I used to get to Seattle every six months or so, and whenever I visited I always made it a priority to stop in BLMF and ask its keeper what he’d been reading lately. He possessed an inexhaustible memory, a comfortable lack of snobbery, and impeccable taste. The first book he recommended to me, upon listening gravely to my litany of at-the-moment authors (Barbara Kingsolver, James Clavell, Maeve Binchy, Neil Gaiman, Charles DeLint, Anthony Bourdain) was Tipping the Velvet. He also later landed me with Geek Love, Anno Dracula, half the Aubreyad, and more modern Literature-with-a-capital-L than I could carry home.
The next-to-last time I dropped in, I asked if he had any P. G. Wodehouse.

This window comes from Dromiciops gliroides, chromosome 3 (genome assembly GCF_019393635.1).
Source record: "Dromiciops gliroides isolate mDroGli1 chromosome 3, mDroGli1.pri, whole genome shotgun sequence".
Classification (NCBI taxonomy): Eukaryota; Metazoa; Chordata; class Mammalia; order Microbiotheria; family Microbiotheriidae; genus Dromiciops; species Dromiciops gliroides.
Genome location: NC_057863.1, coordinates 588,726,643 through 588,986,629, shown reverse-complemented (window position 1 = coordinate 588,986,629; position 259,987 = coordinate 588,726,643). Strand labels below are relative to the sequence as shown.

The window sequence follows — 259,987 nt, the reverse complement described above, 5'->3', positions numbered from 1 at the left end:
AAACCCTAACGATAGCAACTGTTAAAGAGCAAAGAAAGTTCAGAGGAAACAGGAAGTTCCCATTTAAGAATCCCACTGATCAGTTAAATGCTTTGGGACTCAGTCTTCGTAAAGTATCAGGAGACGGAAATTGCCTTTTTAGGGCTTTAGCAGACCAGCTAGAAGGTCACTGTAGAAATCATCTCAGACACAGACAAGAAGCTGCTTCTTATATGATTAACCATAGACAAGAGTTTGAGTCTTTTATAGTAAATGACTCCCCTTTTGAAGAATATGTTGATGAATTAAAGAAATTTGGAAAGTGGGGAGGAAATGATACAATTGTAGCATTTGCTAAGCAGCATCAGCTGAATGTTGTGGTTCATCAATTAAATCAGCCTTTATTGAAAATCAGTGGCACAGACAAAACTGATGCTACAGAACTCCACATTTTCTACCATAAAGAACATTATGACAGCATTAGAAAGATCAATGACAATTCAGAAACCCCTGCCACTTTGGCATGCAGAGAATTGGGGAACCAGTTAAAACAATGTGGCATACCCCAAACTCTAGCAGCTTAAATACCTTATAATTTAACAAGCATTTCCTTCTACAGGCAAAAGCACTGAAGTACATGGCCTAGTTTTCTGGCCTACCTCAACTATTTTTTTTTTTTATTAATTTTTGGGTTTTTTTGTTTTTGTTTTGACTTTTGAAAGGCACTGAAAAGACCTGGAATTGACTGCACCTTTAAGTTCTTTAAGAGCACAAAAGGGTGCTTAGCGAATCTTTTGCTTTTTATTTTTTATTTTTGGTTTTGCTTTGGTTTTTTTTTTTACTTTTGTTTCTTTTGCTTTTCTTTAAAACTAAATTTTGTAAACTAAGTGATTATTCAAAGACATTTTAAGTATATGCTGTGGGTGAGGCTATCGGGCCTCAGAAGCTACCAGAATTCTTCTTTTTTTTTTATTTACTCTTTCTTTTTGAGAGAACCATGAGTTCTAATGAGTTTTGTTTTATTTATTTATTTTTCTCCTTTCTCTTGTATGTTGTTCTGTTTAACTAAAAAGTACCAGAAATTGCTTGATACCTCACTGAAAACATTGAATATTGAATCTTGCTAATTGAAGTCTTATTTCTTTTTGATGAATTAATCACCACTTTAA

"I have zero Wodehouse," he said, "and here’s why…"
Turned out that some fiend had taken to creeping in every month or so expressly to inquire of any Wodehouse and, once led to the volumes, to buy it all. ALL. Didn’t matter the condition, the edition, or whether he had another just like it in his possession; the villain bought every single P. G. Wodehouse in stock, every single time.
Was he a fan more comprehensive, more truly fanatical than any other I’d heard of, let alone known? Was he virulently anti-Wodehouse, only purchasing the books to keep their wry poison from infecting the impressionable masses? The world may never know.
I didn’t get any Wodehouse then, and I didn’t really feel the lack. I found plenty of other treasures that trip. But here’s one reason why BLMF and its proprietor are my favourite of their kind: that was two years ago, you see. Maybe three. In all that interim, I never planted foot in that bookshop. Never called. Never wrote. And I’m one face out of hundreds of thousands, dear reader; one reader he saw twice a year for three years, then not again for another three.